“We knew our fundamental purpose was to increase meat processing capacity for the Boundary region, but we didn’t really know what that would look like,” said Moes. “We had an idea that the cooperative model would be a key part of that.”
A unique aspect of the model Moes looked at includes what is sometimes referred to as “hook” shares or shares that promise delivery and receipt of a certain amount of product. This type of share better guarantees that the processor will take an animal and that the producer will deliver it. Together, the process is designed to add a level of trust between stakeholders.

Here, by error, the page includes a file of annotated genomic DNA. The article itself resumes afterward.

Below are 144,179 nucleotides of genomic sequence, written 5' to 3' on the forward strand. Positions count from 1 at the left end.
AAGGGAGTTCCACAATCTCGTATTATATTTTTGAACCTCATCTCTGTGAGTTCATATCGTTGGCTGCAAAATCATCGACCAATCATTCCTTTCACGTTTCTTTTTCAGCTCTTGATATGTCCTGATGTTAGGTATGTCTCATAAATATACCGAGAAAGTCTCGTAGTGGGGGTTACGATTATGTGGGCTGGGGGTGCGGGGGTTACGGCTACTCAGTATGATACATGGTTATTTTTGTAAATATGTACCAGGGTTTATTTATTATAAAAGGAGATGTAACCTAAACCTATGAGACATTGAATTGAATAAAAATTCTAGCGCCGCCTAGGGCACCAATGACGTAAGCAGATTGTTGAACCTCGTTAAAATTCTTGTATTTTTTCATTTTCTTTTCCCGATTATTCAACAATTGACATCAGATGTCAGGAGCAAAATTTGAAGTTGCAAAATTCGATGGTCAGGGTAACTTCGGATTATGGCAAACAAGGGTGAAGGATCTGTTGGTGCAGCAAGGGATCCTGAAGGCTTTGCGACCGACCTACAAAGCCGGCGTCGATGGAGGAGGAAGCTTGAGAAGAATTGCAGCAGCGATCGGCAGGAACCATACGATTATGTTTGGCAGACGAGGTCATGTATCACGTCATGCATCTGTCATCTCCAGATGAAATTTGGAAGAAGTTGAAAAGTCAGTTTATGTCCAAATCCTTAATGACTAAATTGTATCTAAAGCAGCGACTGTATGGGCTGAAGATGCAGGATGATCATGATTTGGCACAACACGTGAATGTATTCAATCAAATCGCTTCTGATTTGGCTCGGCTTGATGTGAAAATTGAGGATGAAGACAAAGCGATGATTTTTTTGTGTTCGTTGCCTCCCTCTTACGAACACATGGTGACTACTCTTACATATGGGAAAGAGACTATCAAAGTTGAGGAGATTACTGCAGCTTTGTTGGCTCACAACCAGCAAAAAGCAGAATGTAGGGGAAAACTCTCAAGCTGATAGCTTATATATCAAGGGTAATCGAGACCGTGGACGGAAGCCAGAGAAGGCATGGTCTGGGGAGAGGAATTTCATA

“By selling hook shares, yeah, we were raising capital, but really, what we were doing is giving the security to the processor that animals were going to be there,” said Moes. “Because if I’m paying 300 bucks for a hook share, that’s the right that that animal will be processed, but it’s also the obligation … that’s the glue that holds it all together.”